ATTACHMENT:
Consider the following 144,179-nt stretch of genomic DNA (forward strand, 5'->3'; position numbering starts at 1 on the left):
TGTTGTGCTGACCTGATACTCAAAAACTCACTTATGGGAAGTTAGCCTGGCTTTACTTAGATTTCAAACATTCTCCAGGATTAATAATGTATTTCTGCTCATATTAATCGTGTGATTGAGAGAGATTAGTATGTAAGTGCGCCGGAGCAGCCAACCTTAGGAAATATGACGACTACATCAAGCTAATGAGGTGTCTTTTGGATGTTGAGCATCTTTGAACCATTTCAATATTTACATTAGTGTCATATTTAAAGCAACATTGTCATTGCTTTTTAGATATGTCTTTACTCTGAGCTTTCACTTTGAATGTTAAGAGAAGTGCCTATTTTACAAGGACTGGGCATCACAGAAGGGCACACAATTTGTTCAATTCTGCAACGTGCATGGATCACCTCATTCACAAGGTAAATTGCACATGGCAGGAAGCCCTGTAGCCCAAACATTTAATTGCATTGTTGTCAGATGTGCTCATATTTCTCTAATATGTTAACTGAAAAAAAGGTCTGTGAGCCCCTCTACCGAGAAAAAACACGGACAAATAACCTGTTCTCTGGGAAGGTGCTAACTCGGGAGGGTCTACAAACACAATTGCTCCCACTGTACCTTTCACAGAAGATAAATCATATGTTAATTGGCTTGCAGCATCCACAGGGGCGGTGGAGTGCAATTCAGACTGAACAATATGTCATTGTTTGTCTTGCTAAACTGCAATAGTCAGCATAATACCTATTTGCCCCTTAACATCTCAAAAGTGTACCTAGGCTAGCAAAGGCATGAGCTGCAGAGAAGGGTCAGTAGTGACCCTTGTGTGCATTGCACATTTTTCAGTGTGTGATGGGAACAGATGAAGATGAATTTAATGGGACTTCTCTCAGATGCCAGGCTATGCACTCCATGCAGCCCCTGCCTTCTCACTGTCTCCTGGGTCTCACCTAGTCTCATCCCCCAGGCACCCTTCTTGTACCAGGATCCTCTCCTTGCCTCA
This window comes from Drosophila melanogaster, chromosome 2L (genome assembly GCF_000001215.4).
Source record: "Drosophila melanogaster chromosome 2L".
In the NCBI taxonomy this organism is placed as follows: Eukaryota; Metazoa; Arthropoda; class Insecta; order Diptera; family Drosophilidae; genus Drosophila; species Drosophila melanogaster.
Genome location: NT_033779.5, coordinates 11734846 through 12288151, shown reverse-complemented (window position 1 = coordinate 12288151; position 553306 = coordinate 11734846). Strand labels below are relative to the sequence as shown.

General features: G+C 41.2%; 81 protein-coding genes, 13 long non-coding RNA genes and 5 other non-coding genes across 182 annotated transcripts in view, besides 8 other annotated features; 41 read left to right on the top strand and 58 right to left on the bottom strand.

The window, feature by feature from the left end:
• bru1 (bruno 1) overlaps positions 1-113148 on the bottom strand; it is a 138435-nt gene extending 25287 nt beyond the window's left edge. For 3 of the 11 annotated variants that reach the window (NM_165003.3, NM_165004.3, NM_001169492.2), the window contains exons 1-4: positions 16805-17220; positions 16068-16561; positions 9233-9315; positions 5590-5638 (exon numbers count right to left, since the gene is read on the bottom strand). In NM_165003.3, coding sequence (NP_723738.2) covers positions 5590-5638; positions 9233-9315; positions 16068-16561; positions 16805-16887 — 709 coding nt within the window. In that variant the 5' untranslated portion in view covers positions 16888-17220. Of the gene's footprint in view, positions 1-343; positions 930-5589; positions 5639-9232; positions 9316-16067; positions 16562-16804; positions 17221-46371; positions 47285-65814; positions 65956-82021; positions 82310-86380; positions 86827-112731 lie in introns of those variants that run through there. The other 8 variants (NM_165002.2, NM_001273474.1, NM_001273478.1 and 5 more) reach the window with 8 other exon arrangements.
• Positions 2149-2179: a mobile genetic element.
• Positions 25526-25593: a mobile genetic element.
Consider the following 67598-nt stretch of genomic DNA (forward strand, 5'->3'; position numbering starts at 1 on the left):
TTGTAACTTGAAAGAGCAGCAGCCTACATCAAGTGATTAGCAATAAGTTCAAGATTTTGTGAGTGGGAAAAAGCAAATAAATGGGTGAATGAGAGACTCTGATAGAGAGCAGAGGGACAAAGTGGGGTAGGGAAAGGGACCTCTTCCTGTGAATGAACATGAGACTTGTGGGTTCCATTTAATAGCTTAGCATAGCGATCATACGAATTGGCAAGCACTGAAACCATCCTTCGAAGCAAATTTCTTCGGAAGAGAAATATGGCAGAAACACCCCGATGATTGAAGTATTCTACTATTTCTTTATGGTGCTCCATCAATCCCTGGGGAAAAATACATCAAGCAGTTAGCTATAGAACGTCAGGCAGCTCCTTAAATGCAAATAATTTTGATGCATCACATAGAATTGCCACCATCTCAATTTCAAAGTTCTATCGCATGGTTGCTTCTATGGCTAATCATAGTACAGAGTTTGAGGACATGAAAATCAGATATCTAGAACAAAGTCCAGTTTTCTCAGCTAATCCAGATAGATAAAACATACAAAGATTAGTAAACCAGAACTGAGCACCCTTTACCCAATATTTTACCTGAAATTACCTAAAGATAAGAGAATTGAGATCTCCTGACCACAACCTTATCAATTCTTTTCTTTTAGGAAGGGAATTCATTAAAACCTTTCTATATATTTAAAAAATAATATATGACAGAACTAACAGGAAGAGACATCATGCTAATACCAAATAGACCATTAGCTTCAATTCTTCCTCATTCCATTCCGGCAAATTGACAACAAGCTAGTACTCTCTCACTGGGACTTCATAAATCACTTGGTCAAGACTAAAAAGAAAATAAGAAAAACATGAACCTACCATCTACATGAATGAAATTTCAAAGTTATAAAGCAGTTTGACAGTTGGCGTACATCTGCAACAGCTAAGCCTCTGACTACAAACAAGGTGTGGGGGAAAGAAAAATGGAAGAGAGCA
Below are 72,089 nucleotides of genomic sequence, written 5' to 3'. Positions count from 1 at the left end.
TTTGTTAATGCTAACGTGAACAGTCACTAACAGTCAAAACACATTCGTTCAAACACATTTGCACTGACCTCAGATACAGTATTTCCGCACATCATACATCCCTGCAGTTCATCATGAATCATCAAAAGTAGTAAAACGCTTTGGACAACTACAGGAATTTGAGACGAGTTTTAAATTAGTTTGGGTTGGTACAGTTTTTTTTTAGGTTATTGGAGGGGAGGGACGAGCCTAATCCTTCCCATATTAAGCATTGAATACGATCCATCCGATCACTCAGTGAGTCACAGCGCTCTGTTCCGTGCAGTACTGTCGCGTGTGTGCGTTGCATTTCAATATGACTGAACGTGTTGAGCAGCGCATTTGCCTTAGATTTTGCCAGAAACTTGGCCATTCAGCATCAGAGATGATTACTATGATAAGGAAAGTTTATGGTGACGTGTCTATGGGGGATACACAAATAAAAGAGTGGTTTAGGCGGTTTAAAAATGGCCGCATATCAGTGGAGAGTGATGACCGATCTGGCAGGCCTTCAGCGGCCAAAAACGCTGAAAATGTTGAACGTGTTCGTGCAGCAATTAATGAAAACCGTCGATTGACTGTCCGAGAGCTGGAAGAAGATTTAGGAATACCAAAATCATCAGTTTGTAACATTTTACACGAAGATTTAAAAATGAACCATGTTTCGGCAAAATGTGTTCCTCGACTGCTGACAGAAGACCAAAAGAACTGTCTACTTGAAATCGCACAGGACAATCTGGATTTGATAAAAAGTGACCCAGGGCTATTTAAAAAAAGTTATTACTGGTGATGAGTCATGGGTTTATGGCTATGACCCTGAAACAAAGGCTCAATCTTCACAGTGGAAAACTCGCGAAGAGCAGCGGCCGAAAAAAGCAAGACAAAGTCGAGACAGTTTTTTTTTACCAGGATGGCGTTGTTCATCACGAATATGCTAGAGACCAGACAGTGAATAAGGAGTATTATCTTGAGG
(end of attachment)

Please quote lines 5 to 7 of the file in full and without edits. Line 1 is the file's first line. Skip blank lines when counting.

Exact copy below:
In the NCBI taxonomy this organism is placed as follows: Eukaryota; Metazoa; Arthropoda; class Insecta; order Diptera; family Drosophilidae; genus Drosophila; species Drosophila melanogaster.
Genome location: NT_033779.5, coordinates 11734846 through 12288151, shown reverse-complemented (window position 1 = coordinate 12288151; position 553306 = coordinate 11734846). Strand labels below are relative to the sequence as shown.

General features: G+C 41.2%; 81 protein-coding genes, 13 long non-coding RNA genes and 5 other non-coding genes across 182 annotated transcripts in view, besides 8 other annotated features; 41 read left to right on the top strand and 58 right to left on the bottom strand.